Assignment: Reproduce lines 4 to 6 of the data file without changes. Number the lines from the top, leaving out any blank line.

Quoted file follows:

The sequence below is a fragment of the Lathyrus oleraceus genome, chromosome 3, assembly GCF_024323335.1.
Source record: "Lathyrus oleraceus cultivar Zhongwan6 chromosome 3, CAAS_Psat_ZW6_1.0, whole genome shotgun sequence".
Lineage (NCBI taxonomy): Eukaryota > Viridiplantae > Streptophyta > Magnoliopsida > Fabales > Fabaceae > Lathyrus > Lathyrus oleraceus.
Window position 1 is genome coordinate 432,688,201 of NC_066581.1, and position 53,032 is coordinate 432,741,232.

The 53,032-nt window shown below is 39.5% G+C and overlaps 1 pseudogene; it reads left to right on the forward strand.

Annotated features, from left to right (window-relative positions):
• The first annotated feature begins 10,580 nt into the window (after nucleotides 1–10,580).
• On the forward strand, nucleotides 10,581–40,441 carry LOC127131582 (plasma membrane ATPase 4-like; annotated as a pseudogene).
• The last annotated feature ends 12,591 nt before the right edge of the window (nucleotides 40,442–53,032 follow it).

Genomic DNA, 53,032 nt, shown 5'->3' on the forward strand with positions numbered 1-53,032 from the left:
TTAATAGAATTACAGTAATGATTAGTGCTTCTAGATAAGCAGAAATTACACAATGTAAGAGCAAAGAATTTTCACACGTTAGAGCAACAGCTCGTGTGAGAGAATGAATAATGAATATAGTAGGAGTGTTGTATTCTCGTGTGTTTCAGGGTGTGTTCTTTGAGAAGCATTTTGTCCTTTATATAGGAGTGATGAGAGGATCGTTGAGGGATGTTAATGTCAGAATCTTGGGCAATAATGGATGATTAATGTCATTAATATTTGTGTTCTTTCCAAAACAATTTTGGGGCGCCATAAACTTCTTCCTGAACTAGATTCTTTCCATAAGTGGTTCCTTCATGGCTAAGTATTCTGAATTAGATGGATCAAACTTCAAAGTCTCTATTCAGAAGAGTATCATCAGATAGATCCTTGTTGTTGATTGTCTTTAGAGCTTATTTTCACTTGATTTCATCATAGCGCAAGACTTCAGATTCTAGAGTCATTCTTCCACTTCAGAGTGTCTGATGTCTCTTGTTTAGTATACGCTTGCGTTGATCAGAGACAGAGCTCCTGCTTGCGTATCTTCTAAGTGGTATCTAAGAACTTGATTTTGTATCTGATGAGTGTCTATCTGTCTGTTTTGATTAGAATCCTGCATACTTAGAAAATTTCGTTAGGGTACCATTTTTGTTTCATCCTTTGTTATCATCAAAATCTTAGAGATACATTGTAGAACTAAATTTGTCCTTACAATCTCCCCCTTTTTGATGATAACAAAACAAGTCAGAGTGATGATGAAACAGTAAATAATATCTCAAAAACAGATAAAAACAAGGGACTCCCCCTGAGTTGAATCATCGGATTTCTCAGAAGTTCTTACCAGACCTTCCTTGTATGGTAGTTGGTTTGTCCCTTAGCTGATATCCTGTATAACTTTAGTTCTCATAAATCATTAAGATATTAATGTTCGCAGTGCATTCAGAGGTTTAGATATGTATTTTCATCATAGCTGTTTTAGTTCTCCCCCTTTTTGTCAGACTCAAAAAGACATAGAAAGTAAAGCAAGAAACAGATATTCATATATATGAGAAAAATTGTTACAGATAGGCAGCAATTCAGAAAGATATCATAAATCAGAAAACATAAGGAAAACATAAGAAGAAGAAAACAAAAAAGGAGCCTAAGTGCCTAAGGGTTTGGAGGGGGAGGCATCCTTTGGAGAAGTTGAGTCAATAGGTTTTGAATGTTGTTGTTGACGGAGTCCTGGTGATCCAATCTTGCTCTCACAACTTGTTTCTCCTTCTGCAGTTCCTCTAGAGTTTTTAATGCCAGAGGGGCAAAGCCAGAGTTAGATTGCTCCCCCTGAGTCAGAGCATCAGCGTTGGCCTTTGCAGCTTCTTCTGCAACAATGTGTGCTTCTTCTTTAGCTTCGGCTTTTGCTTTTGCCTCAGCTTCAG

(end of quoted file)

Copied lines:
Window position 1 is genome coordinate 432,688,201 of NC_066581.1, and position 53,032 is coordinate 432,741,232.

The 53,032-nt window shown below is 39.5% G+C and overlaps 1 pseudogene; it reads left to right on the forward strand.

Annotated features, from left to right (window-relative positions):